nri logo
“NRI's mission is to discover, apply and share knowledge in support of global
food security, sustainable development and poverty reduction”
"Knowledge to feed the world"

Queens Anniversary Prizes 2015

resource subscribe
THE Award banner s
WinnerPrint web 216
sb-167

Professor Susan E Seal

Principal Scientist; Professor of Molecular Biology; Molecular Plant Pathologist
BSc, PhD
Agriculture, Health and Environment Department
Natural Resources Institute

Biography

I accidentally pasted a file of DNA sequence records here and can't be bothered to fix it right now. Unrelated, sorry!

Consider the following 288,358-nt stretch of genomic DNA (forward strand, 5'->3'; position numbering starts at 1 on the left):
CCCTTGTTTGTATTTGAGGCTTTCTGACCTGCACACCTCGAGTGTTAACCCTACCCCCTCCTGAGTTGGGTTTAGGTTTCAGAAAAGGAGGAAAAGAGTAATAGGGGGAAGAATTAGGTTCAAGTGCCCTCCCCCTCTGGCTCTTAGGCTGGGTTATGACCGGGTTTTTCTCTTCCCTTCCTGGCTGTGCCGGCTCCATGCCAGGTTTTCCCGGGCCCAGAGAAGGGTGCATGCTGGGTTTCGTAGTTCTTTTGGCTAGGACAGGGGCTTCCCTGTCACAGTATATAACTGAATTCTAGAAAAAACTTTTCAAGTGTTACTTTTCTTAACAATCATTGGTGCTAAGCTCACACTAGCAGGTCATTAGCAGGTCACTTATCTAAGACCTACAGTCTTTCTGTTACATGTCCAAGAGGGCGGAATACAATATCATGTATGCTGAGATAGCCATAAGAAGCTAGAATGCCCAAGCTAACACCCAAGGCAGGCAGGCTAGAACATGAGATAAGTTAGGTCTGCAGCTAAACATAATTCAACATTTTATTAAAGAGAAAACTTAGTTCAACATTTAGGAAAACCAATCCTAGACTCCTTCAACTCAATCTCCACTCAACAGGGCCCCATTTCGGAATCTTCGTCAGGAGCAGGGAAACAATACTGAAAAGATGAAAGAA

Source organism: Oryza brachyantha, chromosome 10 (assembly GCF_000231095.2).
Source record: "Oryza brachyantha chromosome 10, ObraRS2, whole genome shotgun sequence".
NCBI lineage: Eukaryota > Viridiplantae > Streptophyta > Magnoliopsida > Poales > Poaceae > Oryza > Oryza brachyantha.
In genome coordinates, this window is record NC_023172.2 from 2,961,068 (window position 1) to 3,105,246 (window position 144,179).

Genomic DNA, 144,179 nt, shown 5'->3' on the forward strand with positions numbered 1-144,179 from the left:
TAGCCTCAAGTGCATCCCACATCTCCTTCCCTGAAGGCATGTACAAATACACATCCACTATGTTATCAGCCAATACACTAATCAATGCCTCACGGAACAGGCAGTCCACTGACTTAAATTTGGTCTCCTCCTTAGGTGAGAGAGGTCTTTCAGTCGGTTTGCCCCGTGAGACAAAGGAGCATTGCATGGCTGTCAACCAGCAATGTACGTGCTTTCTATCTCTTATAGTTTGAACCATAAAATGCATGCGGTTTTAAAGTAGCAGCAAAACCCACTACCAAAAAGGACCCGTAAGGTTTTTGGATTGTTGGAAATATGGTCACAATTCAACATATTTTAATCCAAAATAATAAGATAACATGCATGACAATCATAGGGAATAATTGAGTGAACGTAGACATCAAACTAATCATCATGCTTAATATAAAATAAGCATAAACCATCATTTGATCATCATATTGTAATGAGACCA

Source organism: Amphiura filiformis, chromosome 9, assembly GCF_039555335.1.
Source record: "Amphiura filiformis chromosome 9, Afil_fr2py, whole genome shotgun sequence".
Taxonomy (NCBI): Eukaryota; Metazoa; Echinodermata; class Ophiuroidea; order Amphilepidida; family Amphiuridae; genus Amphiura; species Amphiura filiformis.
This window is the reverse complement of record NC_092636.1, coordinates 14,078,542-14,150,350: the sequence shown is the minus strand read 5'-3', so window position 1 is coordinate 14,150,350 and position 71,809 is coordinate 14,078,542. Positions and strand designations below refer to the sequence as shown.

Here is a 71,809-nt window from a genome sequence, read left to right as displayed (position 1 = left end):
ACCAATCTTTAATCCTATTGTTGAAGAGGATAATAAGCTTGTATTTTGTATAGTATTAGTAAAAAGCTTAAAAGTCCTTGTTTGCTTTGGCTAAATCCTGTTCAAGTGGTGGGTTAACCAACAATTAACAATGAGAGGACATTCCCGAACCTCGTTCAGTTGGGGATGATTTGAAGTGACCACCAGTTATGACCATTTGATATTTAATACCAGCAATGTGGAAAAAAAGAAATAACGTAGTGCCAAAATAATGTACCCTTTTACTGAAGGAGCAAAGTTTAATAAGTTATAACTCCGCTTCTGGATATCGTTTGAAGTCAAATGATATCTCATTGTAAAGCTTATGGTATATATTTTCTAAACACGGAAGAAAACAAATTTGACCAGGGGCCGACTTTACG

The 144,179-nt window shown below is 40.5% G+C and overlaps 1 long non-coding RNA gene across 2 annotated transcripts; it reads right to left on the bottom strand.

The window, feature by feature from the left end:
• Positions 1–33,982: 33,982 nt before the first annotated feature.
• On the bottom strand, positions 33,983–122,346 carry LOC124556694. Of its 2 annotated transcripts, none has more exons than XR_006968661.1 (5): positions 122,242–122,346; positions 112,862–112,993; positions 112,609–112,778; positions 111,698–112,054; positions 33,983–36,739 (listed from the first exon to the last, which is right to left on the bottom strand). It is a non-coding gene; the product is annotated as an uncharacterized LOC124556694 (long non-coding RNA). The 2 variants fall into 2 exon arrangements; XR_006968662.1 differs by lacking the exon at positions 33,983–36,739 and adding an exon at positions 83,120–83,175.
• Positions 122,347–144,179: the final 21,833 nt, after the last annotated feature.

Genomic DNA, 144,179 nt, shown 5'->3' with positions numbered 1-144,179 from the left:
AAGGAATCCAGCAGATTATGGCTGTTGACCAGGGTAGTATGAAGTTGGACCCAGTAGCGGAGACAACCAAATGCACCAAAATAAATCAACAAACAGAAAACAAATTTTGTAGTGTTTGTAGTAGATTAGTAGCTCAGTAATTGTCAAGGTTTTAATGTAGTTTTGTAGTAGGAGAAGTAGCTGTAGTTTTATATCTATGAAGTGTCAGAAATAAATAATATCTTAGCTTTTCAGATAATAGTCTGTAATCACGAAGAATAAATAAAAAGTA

After obtaining a BSc Honours Microbiology degree in 1984 from Imperial College (London, UK), Professor Susan Seal gained a preliminary training in molecular biology at Genentech Inc. (San Francisco, USA) carrying out research on an auto-immune disease. Further research experience in molecular biology was acquired through PhD studies at the University of Bath on identifying pathogenicity genes in the plant pathogen Xanthomonas campestris pv. vesicatoria. During this time she decided on a career in research to benefit agriculture in developing countries and obtained scholarship funding to do fieldwork in Indonesia, and then worked as a postdoctoral scientist at The Sainsbury Laboratory, John Innes Centre developing DNA-based diagnostic tests for Ralstonia solanacearum, one of the most important tropical plant pathogens. Several tests were developed and Professor Seal was employed by NRI in 1992 to transfer these tests to a range of overseas countries and develop new molecular diagnostic projects.